Interview: Amy Bloom

We talk to a role-playing author


Who does the letter belong to? Does it carry the same meaning for both the writer and the recipient? And what if it never reaches its final destination?

For American author, Amy Bloom, the unsent letter is just as revealing as the one that arrives on your doorstep. "You think of the letter as existing between the writer and the reader, but of course it exists as soon as it is written. It reveals a lot about the writer. But it is also up to whoever reads it to interpret it in their own way," she says. Just like a book, then.

Bloom insists that, when it comes to her third novel, Lucky Us, which is full of sent and unsent post, it is up to her audience to draw their own conclusions: "My job is to form the people, the story, the sentences," she says. "Every reader will bring their own life and their own history to the story and shape it accordingly. I guess you can say it's like I am sending them a letter."

Born and raised in New York, Bloom, 61, has always been interested in the stories of passersby - an intrigue that grew through her training as a psychotherapist. People are rarely as they seem.

No surprises, then, that throughout Lucky Us - a tale of two half-sisters striving to achieve the American Dream against the backdrop of the wartorn 1940s - people and events are constantly shape-shifting.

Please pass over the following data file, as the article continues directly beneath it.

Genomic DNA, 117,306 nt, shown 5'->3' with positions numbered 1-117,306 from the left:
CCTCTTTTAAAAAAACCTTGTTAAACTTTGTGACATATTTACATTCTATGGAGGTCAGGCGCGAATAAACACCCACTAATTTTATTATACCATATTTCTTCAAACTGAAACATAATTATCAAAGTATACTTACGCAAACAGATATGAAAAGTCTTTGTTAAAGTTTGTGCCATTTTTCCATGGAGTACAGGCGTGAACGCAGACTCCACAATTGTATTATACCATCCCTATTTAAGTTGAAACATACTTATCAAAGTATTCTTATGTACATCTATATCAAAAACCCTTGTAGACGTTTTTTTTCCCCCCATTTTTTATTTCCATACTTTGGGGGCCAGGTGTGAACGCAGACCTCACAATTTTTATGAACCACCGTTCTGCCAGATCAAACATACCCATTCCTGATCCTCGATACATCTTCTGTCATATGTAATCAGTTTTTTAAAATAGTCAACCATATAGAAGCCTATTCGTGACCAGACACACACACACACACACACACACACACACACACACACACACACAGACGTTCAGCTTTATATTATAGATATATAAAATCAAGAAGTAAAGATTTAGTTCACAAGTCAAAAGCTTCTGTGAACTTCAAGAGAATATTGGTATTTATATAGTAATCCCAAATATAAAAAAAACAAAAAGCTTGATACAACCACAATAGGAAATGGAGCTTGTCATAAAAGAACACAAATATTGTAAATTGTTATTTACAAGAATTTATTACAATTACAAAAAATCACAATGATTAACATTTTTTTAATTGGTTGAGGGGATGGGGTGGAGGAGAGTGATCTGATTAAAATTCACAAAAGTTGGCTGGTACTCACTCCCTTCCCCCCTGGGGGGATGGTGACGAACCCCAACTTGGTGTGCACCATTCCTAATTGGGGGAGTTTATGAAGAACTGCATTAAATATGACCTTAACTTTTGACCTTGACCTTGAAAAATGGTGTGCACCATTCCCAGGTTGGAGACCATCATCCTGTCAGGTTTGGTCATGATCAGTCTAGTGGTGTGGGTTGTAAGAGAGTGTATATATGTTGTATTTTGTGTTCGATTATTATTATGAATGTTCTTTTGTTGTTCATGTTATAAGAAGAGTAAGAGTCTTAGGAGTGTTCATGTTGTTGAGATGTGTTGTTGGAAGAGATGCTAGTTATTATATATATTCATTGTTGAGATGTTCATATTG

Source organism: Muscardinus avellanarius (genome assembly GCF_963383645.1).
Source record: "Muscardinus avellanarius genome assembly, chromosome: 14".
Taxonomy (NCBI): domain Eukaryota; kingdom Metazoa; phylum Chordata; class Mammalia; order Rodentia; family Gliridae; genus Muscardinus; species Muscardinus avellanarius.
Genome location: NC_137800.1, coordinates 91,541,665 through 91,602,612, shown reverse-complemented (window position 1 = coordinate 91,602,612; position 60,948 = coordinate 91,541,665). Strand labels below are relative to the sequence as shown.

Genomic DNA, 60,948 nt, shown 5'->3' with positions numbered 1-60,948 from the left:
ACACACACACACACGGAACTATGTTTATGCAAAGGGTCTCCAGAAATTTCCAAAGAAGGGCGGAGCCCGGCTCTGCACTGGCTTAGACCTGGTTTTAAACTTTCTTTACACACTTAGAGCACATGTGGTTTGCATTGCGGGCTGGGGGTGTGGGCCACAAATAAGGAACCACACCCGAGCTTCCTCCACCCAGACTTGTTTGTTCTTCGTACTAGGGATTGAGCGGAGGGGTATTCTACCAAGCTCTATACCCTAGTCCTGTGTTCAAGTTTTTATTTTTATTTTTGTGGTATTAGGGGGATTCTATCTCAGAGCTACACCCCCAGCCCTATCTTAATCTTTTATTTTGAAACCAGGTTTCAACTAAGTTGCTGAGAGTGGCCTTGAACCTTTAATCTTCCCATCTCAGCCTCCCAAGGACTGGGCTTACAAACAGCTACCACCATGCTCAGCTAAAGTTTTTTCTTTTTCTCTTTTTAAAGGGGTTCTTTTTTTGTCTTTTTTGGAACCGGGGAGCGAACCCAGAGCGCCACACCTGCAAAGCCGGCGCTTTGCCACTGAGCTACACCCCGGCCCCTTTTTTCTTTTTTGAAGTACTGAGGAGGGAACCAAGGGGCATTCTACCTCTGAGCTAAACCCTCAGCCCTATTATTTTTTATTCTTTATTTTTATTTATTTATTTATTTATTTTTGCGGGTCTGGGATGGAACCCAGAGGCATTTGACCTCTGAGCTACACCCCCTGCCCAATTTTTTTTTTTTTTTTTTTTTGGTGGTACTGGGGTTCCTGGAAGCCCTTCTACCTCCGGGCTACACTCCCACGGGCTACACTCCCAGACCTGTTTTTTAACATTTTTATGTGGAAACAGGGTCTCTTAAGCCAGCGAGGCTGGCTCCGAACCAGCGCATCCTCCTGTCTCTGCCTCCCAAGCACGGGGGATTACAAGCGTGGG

Characters change identities; starting and ending their lives without forewarning; and hide behind various personas. She says the novel's ambiguity is symptomatic of the era: "I find the 1940s very compelling. It is a very excitable period in the US when, whether out of necessity or not, everybody was reinventing themselves. Your role changes all the time; no one is born 'Aunt Suzy'."

In Lucky Us, Hollywood actors deliver their lines, and then maintain their screen identities for the audience and the media once the camera is switched off. Characters with Jewish backgrounds and Yiddish mother-tongues wipe their histories clean with new names and refined speech. And young women - almost children themselves - are forced into roles of mother and teacher.

"I love the secret preparation for the performance, when people are redoing their make-up or sitting in the dressing room," Bloom says. "And I think that, for lots of people, not just in my book, there is more of that than you would expect.

"As children, we think our mother has always been a mother but it is just one of the roles you may have the opportunity to play. They don't define you as a human being."

"You see a photograph of a happy moment," Bloom says. "If someone is inclined to see that as a happy ending, then I think that is lovely. But life continues after the photograph is taken."

Bloom says that the variety of her many roles - fiction writer, mother, psychotherapist, English professor and children's author - has enabled her to observe people, and channel her characters' individual voices accordingly.

"If the characters are not alive to me, it doesn't matter how good the sentences are," she says. "It just becomes all cake and no frosting." In other words, it is all in the letter's delivery.

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